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regular-article-logo Monday, 22 July 2024

A peek into the modern mind

Frank Tallis is a clinical psychologist who remains a cautious admirer of Freud throughout the book

Madhumita Mazumdar Published 14.06.24, 07:39 AM
Artefacts from the Freud Museum in Vienna

Artefacts from the Freud Museum in Vienna Sourced by the Telegraph

Book: MORTAL SECRETS: FREUD, VIENNA, AND THE DISCOVERY OF THE MODERN MIND

Author: Frank Tallis

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Published by: Abacus

Price: Rs 999

For those acquainted with the vast and often polarising body of biographical literature on Sigmund Freud, Frank Tallis’s new book seems like a baffling new addition. Baffling because the book offers no new archival material on Freud’s personal life or professional practice or any startlingly original insight into psychoanalysis. Yet, Tallis’s book invites attention for two reasons. First, it seeks to introduce us to a new phase of reappraisal of psychoanalysis from specific scientific quarters that had earlier dismissed it as pseudoscience and, second, it seeks to reaffirm what many regard as Freud’s primary contribution — his profoundly inventive understanding of the ‘modern mind’. Tallis is a clinical psychologist who remains a cautious admirer of Freud throughout the book. Even if he agrees with much of the scientific disregard of Freud’s psychoanalysis as a therapeutic method, he is quick to reinforce the significance of psychoanalysis not simply as medical practice but as a ‘worldview’. This is a view he draws quite uncritically from Freud himself and it informs the larger spirit of this new biography.

Tallis’s deeper focus on Freud’s place of work, Vienna, however, is meant to debunk a myth perpetuated by Freud himself and popularised by his associate and first biographer, Ernest Jones. It was Jones who extended the myth of Freud as the “lone genius” who worked in perpetual isolation, painstakingly working against the grain of existing medical science through case studies and experiments to come to a cohesive theoretical understanding of psychological pathologies, diagnoses and therapeutics.

Tallis’s book in this regard is not novel. The influence of the social and cultural context of fin de siècle Vienna has been the subject of many earlier biographies and Tallis merely builds on these to make a more compelling case of Freud’s social and intellectual entanglements with Vienna’s scientific establishment, its cultural circuits, its secret societies, its coffee houses and the numerous individual members of the city’s aristocratic, political and creative elite who came to him as patients and friends in need of therapy or advice. Far from being the lone genius, Tallis argues that Freud was a deeply networked professional whose work was shaped by the knowledge he derived from the easy intimacies he shared with his patients, the indulgence he received from a select group of peers and loyalists, and the admiration and the understanding he enjoyed among Vienna’s cultural luminaries, including Egon Schiele, Gustav Klimt, Arthur Schoenberg and Gustav Mahler. His case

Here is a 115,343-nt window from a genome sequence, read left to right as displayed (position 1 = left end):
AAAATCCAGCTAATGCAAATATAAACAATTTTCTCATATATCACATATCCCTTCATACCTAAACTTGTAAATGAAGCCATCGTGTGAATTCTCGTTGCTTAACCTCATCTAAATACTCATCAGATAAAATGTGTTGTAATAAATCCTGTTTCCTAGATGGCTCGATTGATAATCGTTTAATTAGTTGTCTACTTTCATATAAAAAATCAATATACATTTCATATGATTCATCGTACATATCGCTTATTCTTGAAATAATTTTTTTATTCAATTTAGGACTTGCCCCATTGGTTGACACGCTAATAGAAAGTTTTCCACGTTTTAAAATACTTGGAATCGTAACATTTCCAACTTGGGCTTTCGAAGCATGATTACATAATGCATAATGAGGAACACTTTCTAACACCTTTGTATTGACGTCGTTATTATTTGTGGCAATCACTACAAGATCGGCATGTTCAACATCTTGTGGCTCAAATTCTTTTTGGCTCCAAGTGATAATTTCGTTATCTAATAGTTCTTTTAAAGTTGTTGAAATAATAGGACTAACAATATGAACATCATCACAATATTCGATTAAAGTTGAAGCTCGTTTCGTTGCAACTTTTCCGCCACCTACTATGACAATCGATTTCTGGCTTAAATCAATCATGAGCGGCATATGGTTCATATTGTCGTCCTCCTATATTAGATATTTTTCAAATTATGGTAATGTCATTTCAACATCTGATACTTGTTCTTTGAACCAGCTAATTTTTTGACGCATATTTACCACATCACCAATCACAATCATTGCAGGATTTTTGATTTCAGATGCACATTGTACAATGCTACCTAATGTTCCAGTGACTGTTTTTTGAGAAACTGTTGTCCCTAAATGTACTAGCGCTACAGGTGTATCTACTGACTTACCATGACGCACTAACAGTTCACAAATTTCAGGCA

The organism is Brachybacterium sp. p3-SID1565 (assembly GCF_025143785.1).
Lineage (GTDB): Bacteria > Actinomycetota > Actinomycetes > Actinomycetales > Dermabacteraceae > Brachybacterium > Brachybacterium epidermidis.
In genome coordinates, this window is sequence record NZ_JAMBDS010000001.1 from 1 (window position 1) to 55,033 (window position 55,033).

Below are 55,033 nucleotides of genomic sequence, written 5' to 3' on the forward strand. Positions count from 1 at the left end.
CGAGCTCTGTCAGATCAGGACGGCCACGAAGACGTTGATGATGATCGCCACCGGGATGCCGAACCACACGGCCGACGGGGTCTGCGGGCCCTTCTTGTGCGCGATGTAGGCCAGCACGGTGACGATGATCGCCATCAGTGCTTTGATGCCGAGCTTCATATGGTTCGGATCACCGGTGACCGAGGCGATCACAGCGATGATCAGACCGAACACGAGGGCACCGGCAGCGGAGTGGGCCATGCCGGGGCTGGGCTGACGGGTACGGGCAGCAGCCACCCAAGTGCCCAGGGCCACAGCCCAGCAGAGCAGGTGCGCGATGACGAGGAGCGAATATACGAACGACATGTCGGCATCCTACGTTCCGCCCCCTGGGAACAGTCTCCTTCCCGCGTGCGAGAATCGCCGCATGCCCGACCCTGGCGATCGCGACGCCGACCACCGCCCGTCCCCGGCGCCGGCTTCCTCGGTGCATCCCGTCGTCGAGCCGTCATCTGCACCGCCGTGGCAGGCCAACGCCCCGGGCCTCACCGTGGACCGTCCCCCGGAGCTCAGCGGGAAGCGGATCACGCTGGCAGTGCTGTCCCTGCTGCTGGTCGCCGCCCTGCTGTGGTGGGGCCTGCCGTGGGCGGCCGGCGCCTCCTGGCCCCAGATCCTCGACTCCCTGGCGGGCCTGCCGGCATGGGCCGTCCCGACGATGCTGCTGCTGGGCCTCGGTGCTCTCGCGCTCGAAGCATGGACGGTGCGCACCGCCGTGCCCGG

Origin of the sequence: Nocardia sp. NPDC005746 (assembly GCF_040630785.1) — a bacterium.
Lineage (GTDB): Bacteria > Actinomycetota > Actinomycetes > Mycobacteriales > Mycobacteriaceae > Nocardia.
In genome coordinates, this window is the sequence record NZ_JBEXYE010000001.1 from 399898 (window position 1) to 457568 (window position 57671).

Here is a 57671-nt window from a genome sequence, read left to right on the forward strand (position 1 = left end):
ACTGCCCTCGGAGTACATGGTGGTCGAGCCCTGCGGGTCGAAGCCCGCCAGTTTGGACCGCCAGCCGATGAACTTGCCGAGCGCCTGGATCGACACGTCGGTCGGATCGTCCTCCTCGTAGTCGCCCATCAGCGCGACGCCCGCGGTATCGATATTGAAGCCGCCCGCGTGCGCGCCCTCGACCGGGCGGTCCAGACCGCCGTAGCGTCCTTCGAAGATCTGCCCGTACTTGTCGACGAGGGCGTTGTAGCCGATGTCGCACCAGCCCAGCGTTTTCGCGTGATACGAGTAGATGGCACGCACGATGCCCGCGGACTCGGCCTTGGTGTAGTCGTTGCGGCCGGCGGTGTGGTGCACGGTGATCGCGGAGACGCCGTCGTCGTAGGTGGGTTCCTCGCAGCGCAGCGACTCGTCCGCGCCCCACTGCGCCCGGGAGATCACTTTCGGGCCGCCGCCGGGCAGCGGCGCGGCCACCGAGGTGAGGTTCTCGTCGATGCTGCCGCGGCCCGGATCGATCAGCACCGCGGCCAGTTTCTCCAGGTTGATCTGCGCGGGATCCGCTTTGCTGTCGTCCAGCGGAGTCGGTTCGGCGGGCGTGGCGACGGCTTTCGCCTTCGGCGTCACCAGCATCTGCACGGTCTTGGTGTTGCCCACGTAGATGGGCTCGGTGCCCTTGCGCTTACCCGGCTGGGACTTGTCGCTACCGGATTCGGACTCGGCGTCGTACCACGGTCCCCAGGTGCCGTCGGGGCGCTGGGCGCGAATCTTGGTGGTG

studies involving his psychoanalytically-informed diagnostic and therapeutic insights bear deep imprints of the quintessentially Viennese underpinnings of Freud’s work.

Tallis takes us through Freud’s intellectual journey with alternating chapters that focus on Freud’s seminal texts and their framing contexts in order to reinforce the argument that it was the peculiar social and cultural milieu of late-19th-century Vienna that allowed him to make the leap from his initial interest in the scientific study of neurology to the uncharted terrain of the interpretive study of the mind and an overwhelming focus on its unconscious impulses. The therapy of delving deep into his patients’ minds to retrieve their hidden drives drew upon existing practices of hypnosis and psychotherapy but refined these to what one of his patients would name the magical “talking cure” of all nervous disorders.

Tallis is keen to emphasise this in order to trace a social and epistemological genealogy of Freudian psychoanalysis that takes it out from its purely medical and scientific context and embeds it within a broader realm of modernist sensibilities. Tallis argues that Freud’s tripartite structural model of the human mind with its primary focus on the messy realms of the unconscious, when read more expansively, displayed affinities with Darwin’s evolutionary biology with its interest in the adaptive functions of human behaviour, with German Romanticism with its creative embrace of the irrational and, more importantly, with contemporary modernist aesthetic responses to the repressive regimes of civilisational conformity. Freud for Tallis completes the modernist trinity with Proust and Joyce. As for Freud’s scientific reputation, Mortal Secrets effects a curious balancing act. Tallis acknowledges the rehabilitation of Freudian psychoanalysis but shies away from any serious discussion of the scientific debates that underpin this project. For him, it is the cultural project of rehabilitating Freud that is of greater consequence.

For the general reader, navigating the multiple registers through which Tallis structures his discussion of Freud might be a tad tedious while for the more seasoned Freud scholar the book could have done more. In the end, however, Tallis succeeds in synthesising a huge body of literature on the life and times of Freud for a younger, uninitiated readership which might be curious about the man but anxious about where to begin. Mortal Secrets, with its lucid prose and engaging style, presents an exciting new opportunity.

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